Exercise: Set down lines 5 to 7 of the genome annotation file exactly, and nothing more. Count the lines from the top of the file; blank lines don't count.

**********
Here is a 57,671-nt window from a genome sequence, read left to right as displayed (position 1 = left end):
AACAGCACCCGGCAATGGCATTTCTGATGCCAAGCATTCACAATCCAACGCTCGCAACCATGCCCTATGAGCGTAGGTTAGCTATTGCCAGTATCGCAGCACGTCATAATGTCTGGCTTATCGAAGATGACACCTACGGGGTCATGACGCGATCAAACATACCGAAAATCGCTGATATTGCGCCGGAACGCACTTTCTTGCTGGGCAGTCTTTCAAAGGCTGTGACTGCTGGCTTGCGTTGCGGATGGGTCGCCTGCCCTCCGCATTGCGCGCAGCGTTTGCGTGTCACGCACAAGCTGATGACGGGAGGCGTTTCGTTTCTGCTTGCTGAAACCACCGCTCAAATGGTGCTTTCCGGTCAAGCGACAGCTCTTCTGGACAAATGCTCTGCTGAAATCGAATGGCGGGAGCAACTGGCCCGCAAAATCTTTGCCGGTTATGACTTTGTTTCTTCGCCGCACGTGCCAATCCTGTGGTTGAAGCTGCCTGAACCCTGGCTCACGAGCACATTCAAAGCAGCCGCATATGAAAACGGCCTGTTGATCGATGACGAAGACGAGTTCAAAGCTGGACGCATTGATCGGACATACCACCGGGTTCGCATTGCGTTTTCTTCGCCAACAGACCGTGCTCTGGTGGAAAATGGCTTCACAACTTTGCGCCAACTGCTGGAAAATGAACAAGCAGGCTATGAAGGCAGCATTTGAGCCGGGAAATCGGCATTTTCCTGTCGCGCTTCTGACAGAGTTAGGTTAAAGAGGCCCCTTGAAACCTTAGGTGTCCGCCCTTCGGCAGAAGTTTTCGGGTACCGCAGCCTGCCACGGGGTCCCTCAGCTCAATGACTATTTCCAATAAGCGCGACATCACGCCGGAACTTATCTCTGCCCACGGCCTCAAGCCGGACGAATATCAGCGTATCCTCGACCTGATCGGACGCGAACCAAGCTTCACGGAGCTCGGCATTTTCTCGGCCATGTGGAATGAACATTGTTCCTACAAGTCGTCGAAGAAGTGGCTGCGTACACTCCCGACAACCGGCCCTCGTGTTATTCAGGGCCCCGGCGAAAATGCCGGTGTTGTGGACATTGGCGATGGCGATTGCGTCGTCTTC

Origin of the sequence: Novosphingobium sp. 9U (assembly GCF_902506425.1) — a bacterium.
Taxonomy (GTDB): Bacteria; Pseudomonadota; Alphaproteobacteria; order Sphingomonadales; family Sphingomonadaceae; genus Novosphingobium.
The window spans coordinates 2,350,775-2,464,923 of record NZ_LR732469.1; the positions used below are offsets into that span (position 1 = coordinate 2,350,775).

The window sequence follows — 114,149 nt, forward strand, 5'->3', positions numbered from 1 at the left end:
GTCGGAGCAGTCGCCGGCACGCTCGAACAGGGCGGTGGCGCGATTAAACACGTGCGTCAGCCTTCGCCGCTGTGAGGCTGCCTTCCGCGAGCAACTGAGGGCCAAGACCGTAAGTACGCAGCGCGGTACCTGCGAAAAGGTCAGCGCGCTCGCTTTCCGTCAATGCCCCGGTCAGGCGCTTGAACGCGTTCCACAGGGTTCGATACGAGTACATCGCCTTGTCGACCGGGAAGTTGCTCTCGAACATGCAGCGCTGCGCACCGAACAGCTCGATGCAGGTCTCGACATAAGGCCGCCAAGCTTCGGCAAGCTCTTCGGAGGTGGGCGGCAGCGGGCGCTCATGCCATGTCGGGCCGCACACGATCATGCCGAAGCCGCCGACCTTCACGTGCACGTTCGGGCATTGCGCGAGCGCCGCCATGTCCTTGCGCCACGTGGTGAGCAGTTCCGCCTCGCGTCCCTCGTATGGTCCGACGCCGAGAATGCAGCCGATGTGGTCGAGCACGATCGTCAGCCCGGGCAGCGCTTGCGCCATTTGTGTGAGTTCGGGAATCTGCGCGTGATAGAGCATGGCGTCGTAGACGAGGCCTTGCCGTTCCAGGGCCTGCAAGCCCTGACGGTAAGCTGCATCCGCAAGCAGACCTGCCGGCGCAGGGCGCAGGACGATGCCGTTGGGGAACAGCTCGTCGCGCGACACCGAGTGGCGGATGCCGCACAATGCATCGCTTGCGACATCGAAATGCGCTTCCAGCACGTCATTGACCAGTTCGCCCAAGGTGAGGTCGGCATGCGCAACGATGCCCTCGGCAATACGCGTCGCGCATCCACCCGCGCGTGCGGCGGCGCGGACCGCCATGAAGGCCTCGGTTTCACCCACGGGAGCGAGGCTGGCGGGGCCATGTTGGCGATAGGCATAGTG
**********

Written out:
The window spans coordinates 2,350,775-2,464,923 of record NZ_LR732469.1; the positions used below are offsets into that span (position 1 = coordinate 2,350,775).

The window sequence follows — 114,149 nt, forward strand, 5'->3', positions numbered from 1 at the left end:
GTCGGAGCAGTCGCCGGCACGCTCGAACAGGGCGGTGGCGCGATTAAACACGTGCGTCAGCCTTCGCCGCTGTGAGGCTGCCTTCCGCGAGCAACTGAGGGCCAAGACCGTAAGTACGCAGCGCGGTACCTGCGAAAAGGTCAGCGCGCTCGCTTTCCGTCAATGCCCCGGTCAGGCGCTTGAACGCGTTCCACAGGGTTCGATACGAGTACATCGCCTTGTCGACCGGGAAGTTGCTCTCGAACATGCAGCGCTGCGCACCGAACAGCTCGATGCAGGTCTCGACATAAGGCCGCCAAGCTTCGGCAAGCTCTTCGGAGGTGGGCGGCAGCGGGCGCTCATGCCATGTCGGGCCGCACACGATCATGCCGAAGCCGCCGACCTTCACGTGCACGTTCGGGCATTGCGCGAGCGCCGCCATGTCCTTGCGCCACGTGGTGAGCAGTTCCGCCTCGCGTCCCTCGTATGGTCCGACGCCGAGAATGCAGCCGATGTGGTCGAGCACGATCGTCAGCCCGGGCAGCGCTTGCGCCATTTGTGTGAGTTCGGGAATCTGCGCGTGATAGAGCATGGCGTCGTAGACGAGGCCTTGCCGTTCCAGGGCCTGCAAGCCCTGACGGTAAGCTGCATCCGCAAGCAGACCTGCCGGCGCAGGGCGCAGGACGATGCCGTTGGGGAACAGCTCGTCGCGCGACACCGAGTGGCGGATGCCGCACAATGCATCGCTTGCGACATCGAAATGCGCTTCCAGCACGTCATTGACCAGTTCGCCCAAGGTGAGGTCGGCATGCGCAACGATGCCCTCGGCAATACGCGTCGCGCATCCACCCGCGCGTGCGGCGGCGCGGACCGCCATGAAGGCCTCGGTTTCACCCACGGGAGCGAGGCTGGCGGGGCCATGTTGGCGATAGGCATAGTG